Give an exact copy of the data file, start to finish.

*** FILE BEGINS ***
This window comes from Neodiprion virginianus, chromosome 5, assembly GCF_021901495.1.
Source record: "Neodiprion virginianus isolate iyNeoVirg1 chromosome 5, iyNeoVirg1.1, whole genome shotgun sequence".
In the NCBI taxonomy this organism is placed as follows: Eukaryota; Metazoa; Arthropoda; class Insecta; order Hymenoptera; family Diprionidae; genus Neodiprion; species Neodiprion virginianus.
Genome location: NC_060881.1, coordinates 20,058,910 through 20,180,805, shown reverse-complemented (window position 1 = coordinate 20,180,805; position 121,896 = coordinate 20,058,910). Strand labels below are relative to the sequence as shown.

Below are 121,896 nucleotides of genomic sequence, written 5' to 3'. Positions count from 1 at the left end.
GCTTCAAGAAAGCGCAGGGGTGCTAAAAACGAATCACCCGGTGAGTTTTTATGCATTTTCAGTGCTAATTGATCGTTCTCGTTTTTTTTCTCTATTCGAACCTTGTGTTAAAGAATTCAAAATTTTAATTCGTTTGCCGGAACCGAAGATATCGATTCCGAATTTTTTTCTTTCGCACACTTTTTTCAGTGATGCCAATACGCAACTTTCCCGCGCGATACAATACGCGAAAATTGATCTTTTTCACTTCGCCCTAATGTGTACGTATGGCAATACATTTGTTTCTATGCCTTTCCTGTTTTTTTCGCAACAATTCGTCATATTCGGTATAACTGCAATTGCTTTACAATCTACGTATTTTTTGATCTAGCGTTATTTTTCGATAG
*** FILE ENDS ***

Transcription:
This window comes from Neodiprion virginianus, chromosome 5, assembly GCF_021901495.1.
Source record: "Neodiprion virginianus isolate iyNeoVirg1 chromosome 5, iyNeoVirg1.1, whole genome shotgun sequence".
In the NCBI taxonomy this organism is placed as follows: Eukaryota; Metazoa; Arthropoda; class Insecta; order Hymenoptera; family Diprionidae; genus Neodiprion; species Neodiprion virginianus.
Genome location: NC_060881.1, coordinates 20,058,910 through 20,180,805, shown reverse-complemented (window position 1 = coordinate 20,180,805; position 121,896 = coordinate 20,058,910). Strand labels below are relative to the sequence as shown.

Below are 121,896 nucleotides of genomic sequence, written 5' to 3'. Positions count from 1 at the left end.
GCTTCAAGAAAGCGCAGGGGTGCTAAAAACGAATCACCCGGTGAGTTTTTATGCATTTTCAGTGCTAATTGATCGTTCTCGTTTTTTTTCTCTATTCGAACCTTGTGTTAAAGAATTCAAAATTTTAATTCGTTTGCCGGAACCGAAGATATCGATTCCGAATTTTTTTCTTTCGCACACTTTTTTCAGTGATGCCAATACGCAACTTTCCCGCGCGATACAATACGCGAAAATTGATCTTTTTCACTTCGCCCTAATGTGTACGTATGGCAATACATTTGTTTCTATGCCTTTCCTGTTTTTTTCGCAACAATTCGTCATATTCGGTATAACTGCAATTGCTTTACAATCTACGTATTTTTTGATCTAGCGTTATTTTTCGATAG